Anicius Manlius Severinus Boethius
Roman theologian and philosopher. Born into one of the more eminent families of the Roman aristocracy, not much is known of his life before his imprisonment in 522 and his execution, on a false charge of treason, in 525. Boethius wrote extensively upon the corpus of Classical Greek texts, producing translations, commentaries, and fresh treatises in their own right. He was interested in *Aristotle’s logical writings, and was a student of the Neo-Platonists.
Most of his writings seem to be didactic in intention, and it is possible that he aimed to provide an encyclopaedic coverage of traditional learning. Boethius produced two works of philosophical theology, on the Trinity, and on the nature of Christ. He used Greek logic to overcome the apparent paradox of the Trinity in which three persons were also one. Easily his most famous work is the Consolation of Philosophy written while in prison. This sets out, within a Neo-Platonic context, to prove that unaided reason can have certainty about the existence of an omnipotent God.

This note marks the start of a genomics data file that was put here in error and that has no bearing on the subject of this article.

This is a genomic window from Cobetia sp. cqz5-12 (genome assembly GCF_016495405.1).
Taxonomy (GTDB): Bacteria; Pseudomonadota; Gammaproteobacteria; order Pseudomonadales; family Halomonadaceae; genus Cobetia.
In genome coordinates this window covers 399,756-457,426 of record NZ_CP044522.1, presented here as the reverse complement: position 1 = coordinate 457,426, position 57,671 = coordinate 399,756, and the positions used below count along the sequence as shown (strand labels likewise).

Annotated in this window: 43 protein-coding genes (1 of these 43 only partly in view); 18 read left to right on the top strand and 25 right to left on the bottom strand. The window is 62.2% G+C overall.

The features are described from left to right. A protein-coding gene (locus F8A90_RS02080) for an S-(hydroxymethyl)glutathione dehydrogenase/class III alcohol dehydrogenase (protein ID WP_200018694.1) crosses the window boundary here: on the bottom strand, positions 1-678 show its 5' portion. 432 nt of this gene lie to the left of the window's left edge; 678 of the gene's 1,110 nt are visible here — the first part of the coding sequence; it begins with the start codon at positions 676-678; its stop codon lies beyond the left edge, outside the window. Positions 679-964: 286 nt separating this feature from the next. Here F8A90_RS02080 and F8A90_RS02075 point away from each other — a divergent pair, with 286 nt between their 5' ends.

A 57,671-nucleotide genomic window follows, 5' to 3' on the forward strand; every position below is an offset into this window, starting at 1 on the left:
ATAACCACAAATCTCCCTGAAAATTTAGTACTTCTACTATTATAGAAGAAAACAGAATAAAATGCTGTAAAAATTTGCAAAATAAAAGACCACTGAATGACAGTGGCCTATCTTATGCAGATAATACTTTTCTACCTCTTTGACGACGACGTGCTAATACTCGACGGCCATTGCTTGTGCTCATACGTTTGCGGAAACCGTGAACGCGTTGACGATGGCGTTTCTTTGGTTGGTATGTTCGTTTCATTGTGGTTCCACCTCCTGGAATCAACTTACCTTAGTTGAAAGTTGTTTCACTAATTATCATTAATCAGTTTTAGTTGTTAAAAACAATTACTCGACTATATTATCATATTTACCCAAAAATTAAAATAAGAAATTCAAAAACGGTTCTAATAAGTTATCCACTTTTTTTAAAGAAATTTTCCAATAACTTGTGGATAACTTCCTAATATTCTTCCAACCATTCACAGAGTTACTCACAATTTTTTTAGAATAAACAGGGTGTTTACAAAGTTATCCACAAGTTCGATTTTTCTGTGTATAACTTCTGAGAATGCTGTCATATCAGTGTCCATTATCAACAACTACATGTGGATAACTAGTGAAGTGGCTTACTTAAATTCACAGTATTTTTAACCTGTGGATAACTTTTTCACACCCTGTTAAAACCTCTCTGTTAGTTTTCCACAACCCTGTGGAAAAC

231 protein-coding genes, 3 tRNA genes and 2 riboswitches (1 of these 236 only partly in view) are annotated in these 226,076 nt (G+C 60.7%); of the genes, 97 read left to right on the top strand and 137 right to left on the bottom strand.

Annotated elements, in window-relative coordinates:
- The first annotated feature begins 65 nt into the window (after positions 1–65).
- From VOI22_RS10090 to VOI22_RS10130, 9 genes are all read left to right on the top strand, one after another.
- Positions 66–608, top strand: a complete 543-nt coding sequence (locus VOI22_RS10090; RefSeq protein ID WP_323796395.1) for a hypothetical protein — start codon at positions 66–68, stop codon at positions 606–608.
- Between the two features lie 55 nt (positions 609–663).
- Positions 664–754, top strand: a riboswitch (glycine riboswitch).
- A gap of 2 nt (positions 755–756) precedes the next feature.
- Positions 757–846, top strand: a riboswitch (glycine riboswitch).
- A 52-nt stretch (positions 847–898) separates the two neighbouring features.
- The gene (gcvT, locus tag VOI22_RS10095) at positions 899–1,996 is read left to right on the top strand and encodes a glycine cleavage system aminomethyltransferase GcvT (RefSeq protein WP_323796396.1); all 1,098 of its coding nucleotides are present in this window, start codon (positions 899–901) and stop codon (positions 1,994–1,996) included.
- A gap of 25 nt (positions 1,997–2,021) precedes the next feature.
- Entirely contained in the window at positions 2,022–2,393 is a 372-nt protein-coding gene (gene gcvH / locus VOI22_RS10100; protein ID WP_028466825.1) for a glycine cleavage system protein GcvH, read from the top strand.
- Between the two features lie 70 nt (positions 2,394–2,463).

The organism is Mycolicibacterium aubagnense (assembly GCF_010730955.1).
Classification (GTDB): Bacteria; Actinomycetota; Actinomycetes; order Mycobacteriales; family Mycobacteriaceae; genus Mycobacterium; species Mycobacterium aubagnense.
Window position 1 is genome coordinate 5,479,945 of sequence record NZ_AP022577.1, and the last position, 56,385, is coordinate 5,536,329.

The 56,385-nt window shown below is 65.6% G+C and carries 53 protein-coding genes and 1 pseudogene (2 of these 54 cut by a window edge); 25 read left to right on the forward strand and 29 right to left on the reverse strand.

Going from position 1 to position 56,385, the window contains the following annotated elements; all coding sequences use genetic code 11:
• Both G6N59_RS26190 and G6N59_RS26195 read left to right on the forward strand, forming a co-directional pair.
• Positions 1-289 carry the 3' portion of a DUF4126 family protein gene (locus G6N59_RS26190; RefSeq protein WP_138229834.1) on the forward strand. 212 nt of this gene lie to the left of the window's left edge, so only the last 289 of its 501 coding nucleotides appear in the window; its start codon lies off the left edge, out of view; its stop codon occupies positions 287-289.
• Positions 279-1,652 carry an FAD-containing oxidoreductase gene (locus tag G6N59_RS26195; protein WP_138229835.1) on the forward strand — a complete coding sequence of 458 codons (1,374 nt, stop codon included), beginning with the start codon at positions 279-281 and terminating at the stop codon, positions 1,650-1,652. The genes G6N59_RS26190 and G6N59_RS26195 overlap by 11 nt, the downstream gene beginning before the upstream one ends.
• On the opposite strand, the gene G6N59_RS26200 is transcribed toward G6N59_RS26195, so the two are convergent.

He seeks to show that human free will is not incompatible with Divine foresight. It was one of the most popular books in the Middle Ages, and was translated into almost all the European languages. His treatise De Musica was also for many centuries an authoritative work.